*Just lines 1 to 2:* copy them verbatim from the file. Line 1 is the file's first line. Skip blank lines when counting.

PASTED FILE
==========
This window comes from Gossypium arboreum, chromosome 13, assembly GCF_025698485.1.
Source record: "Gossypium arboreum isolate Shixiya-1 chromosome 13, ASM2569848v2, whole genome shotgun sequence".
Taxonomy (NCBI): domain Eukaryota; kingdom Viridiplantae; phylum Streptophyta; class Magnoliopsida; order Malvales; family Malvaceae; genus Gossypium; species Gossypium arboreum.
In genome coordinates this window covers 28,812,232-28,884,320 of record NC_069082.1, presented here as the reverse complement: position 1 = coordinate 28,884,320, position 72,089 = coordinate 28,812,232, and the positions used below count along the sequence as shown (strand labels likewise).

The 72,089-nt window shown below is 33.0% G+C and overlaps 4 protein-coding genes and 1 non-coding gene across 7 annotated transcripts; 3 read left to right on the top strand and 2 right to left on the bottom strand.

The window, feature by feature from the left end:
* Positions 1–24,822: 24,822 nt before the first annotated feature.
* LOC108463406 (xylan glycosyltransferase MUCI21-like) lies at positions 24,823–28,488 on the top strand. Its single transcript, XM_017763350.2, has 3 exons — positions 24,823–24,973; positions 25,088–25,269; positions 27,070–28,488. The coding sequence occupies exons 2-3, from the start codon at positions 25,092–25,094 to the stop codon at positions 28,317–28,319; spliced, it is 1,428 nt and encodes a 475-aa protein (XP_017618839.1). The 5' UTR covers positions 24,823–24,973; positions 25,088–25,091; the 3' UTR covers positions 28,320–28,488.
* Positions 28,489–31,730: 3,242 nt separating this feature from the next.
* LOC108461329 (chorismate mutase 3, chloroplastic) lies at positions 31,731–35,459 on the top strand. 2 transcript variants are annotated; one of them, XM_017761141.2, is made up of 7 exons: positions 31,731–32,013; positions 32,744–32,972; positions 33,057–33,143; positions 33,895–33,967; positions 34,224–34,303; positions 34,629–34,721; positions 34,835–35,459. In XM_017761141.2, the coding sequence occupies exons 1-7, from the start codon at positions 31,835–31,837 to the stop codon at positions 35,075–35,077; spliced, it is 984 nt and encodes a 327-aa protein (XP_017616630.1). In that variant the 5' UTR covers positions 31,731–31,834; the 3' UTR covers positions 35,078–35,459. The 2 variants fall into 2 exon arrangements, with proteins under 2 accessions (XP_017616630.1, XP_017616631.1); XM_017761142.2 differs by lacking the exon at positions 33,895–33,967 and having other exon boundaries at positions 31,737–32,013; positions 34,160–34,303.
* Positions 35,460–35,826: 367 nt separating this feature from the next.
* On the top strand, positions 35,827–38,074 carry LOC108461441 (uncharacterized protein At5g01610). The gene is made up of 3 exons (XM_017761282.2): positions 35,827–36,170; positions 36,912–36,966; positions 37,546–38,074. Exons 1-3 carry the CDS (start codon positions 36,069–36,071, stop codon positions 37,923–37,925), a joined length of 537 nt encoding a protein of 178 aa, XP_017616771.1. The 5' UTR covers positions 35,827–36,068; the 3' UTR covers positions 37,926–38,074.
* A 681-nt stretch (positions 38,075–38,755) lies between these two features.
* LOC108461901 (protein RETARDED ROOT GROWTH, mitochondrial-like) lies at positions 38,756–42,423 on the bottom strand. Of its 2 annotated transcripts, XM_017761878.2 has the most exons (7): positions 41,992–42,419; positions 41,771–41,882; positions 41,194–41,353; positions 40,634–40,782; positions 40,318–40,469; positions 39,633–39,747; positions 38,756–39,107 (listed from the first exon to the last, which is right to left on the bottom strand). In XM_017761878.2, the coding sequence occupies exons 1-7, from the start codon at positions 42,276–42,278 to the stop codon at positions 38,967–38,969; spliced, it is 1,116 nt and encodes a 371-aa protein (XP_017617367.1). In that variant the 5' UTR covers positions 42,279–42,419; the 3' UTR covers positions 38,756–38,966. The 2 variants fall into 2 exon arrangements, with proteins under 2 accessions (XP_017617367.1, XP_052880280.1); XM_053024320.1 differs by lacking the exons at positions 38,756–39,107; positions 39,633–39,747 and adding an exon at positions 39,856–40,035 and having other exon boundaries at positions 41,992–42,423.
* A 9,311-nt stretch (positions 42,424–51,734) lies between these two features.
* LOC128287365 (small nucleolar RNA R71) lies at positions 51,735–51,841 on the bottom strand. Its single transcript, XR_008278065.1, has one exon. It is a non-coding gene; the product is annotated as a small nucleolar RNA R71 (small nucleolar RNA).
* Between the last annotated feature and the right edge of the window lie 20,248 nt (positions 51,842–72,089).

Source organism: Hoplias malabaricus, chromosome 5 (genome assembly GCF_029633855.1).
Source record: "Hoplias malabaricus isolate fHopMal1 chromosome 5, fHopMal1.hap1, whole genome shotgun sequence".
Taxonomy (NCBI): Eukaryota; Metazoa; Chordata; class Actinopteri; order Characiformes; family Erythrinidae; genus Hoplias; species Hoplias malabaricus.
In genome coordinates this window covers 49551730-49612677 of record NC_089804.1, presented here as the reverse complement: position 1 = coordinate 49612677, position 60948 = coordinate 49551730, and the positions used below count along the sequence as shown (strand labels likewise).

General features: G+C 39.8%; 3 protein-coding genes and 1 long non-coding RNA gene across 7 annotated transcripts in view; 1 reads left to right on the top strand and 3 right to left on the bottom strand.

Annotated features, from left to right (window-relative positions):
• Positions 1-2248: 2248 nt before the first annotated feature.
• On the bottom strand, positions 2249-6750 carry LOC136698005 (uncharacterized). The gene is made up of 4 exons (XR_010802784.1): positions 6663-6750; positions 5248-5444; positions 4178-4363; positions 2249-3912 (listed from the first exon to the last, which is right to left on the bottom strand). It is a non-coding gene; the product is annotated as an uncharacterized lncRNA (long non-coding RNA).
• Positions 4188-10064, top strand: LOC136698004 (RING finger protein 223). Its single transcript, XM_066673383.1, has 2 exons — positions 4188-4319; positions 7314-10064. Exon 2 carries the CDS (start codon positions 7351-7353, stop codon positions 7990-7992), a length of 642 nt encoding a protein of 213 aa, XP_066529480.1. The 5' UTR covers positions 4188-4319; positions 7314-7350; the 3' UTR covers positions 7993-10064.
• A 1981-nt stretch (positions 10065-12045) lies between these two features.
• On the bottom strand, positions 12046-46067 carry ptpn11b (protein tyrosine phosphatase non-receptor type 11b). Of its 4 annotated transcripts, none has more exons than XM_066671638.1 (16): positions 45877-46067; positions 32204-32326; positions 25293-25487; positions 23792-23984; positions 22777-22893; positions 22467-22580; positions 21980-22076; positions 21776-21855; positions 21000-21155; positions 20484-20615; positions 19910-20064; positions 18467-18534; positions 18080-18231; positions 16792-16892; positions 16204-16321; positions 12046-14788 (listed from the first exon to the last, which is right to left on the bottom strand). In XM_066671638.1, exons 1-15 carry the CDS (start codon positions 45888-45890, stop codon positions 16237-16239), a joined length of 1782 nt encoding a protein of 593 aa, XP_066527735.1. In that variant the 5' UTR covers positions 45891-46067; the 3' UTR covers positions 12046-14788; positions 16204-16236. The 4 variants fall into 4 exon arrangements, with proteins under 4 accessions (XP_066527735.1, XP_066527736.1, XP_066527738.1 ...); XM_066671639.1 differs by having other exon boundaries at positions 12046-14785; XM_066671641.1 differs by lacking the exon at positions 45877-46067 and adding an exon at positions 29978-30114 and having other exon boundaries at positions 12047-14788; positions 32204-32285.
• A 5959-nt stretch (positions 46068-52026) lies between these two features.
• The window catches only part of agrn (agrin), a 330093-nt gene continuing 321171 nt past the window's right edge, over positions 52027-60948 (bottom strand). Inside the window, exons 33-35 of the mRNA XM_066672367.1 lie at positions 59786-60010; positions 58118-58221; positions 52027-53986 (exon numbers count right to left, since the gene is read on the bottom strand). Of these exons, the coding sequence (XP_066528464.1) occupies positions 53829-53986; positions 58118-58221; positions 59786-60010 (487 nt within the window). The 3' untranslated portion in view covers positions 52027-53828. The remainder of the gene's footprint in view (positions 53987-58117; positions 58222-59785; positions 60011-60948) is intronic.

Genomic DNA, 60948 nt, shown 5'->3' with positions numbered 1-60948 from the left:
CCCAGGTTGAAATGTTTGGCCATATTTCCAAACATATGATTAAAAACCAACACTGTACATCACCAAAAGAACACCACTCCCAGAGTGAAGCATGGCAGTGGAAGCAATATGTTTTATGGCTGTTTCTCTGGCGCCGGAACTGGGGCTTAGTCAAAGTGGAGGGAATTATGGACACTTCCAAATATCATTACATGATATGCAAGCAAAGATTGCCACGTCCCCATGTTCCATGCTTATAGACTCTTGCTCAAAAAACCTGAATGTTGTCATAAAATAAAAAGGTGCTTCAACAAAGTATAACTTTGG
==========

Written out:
This window comes from Gossypium arboreum, chromosome 13, assembly GCF_025698485.1.
Source record: "Gossypium arboreum isolate Shixiya-1 chromosome 13, ASM2569848v2, whole genome shotgun sequence".